Thursday, February 14, 2013

Obamacare: What Will You Do?
Damned if you do, damned if you don’t.
Definition of Calvinism, Doctrine of Predestination
February 14, 2013 -  Happy Valentine’s Day, all you sweethearts out there.  But this is not about sweetheart deals.  It’s about what you will do under Obamacare.
It depends on who you are and what you do in the next few years, which are crucial to whether Obamacare succeeds or fails. 
·         If you are a non-Medicaid, non-Medicare consumer, not much.  About 55% of you get your health insurance through your employer, and 32% under government program.  Your costs will rise as your employer and government  passes along costs.  And if you are among the 18 million Americans in your 20s and 30s, you will be pressured to buy insurance, and  you may become IRS prey.

·         If you are employer, you will likely wait and see. Or you will offer your employees   health savings accounts, and let them shop for care.  Or if you are approaching 50 employees or have more than that,  you may resist being mandated to offer expensive benefits to those working 30 hours or more.  You may reduce  your employees to part-time work of 29 hours or less.   Or,  if the CBO projections  are on target,  you  may drop 8 million workers from coverage altogether.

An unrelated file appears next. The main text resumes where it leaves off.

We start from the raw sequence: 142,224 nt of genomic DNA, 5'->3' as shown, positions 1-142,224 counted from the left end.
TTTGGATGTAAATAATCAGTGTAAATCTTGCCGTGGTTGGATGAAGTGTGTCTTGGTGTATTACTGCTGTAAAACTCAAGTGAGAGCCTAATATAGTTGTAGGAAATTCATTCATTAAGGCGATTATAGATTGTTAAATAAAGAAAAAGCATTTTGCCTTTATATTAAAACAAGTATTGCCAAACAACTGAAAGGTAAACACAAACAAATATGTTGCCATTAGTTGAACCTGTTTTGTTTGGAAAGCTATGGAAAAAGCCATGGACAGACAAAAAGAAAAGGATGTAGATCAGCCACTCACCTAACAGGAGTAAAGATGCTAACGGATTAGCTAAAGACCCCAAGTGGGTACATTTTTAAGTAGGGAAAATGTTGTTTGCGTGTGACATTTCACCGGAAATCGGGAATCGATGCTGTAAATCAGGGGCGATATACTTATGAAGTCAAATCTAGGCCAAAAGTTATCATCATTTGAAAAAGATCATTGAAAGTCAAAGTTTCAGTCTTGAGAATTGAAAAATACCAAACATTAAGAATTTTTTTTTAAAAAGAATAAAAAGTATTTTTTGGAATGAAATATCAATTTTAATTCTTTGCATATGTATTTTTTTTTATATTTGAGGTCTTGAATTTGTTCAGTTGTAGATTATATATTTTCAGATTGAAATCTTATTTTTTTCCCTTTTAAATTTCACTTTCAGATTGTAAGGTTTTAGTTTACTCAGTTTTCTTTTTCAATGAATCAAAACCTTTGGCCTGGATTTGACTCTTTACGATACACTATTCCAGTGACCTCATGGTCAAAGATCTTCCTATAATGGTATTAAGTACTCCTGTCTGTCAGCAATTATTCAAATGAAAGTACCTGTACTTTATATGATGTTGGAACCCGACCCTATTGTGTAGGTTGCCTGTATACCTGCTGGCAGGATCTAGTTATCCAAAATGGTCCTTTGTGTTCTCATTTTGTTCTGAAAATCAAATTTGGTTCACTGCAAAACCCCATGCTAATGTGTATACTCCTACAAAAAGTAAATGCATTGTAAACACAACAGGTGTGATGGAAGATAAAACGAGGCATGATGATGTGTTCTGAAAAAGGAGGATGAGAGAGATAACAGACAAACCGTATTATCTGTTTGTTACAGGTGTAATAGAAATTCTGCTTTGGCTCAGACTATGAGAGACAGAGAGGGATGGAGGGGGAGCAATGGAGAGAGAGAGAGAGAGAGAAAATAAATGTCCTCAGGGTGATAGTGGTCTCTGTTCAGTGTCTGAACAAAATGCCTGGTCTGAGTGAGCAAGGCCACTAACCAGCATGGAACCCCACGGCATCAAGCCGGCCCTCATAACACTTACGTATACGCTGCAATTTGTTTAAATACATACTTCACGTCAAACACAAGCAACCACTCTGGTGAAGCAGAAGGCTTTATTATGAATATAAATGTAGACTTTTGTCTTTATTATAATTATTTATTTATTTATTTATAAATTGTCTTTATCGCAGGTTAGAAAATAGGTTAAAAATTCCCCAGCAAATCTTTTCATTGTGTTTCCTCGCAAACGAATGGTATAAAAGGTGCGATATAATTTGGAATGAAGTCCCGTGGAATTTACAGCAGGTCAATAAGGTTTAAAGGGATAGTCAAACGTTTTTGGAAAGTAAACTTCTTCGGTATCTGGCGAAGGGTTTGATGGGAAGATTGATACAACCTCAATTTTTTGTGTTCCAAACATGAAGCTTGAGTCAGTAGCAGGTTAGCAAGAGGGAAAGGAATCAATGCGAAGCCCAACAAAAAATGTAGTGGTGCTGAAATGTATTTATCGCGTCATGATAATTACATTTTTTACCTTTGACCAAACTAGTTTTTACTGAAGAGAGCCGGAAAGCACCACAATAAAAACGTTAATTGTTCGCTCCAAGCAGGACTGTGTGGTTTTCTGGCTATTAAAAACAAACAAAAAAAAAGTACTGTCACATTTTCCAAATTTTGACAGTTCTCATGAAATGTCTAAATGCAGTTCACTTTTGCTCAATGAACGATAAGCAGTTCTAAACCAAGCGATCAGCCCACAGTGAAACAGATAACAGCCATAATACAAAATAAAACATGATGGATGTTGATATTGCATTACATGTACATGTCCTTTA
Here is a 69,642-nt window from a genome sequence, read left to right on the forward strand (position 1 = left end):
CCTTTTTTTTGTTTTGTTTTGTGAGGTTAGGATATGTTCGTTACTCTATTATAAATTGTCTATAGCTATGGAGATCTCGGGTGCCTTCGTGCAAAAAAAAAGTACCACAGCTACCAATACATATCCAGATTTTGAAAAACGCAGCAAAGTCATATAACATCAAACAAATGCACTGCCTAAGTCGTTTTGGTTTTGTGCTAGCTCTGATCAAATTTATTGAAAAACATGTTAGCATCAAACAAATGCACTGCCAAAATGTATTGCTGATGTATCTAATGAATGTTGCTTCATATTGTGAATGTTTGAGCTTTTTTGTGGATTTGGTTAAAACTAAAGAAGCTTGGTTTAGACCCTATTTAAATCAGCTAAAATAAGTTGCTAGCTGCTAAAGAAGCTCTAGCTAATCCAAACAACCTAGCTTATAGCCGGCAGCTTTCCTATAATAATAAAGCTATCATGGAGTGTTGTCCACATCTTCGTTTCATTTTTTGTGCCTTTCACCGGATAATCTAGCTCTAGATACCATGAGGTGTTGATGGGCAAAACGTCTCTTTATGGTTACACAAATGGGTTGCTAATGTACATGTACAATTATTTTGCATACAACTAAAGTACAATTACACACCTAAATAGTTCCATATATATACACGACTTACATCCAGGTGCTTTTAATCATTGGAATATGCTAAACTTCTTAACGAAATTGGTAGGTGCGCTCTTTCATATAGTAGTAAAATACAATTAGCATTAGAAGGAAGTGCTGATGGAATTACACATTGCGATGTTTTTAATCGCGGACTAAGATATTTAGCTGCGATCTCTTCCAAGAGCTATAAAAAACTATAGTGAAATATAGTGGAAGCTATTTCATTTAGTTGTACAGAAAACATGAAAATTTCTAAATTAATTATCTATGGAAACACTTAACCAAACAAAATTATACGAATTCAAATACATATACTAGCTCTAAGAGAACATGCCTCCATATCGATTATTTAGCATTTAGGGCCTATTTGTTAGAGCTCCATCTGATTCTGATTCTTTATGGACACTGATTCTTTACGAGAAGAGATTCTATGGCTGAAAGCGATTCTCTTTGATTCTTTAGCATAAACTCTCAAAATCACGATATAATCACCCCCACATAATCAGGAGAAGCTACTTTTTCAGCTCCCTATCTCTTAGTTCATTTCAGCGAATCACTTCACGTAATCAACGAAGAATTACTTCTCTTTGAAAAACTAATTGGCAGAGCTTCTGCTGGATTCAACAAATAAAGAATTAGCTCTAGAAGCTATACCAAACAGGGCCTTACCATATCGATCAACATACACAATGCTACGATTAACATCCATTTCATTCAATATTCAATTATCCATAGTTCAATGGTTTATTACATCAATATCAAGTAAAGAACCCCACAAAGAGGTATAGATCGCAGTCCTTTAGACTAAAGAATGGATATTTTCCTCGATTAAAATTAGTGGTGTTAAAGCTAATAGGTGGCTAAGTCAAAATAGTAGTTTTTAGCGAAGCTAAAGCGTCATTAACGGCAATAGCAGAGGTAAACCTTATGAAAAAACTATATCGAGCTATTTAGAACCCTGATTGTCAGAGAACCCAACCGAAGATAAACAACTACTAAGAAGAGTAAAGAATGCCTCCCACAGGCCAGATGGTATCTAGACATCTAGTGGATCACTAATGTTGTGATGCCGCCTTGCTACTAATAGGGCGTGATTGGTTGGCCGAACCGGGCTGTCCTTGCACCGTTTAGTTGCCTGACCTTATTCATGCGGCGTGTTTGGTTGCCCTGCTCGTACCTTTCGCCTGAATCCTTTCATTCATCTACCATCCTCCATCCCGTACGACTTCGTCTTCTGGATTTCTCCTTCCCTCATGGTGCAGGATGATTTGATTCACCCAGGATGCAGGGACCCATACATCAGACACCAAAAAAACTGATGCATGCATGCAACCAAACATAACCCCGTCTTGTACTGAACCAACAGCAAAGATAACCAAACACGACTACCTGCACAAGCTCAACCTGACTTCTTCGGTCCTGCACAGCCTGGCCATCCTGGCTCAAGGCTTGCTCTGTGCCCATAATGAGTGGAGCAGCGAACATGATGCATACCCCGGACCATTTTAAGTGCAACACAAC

·         If you are the governor of a state, you will have to decide whether to set up a health exchange or let the federal government do it. If you’re a governor of  a liberal state, like New York or California, you will set up a health exchange.   If you’re in Texas or Georgia or Florida, you may not. The betting odds are Medicaid rolls will grow from 36 million to 45 million and Medicare may expand  to 55 million to 60 million from the current 47 million. But federal money is hard to resist, and those who don’t will continue to  sit on the fence. 

·         If you are health-care provider,  like  hospitals,  physicians, or  10% of other Americans who work in the health care sector,  you will resist. For Obamacare rests on the dubious proposition you can “save” the government money by cutting government funds for providers by 40% over next ten years,  just as demand for health care is peaking.  So, to protect yourself , you merge and grow bigger, and you make yourself indispensable by forming budget-proof and bullet-proof  monopolies that can raise prices. This works particularly  well for hospitals acquiring physicians’ practices.  If a hospital system,  integrated or not, dominates a region,  where else are health plans or government going to go to provide care for their constituents.  

Tweet:  Consumers, employers, state governors, and health caregivers will simply have to wait and see what you  will have to do under Obamacare.

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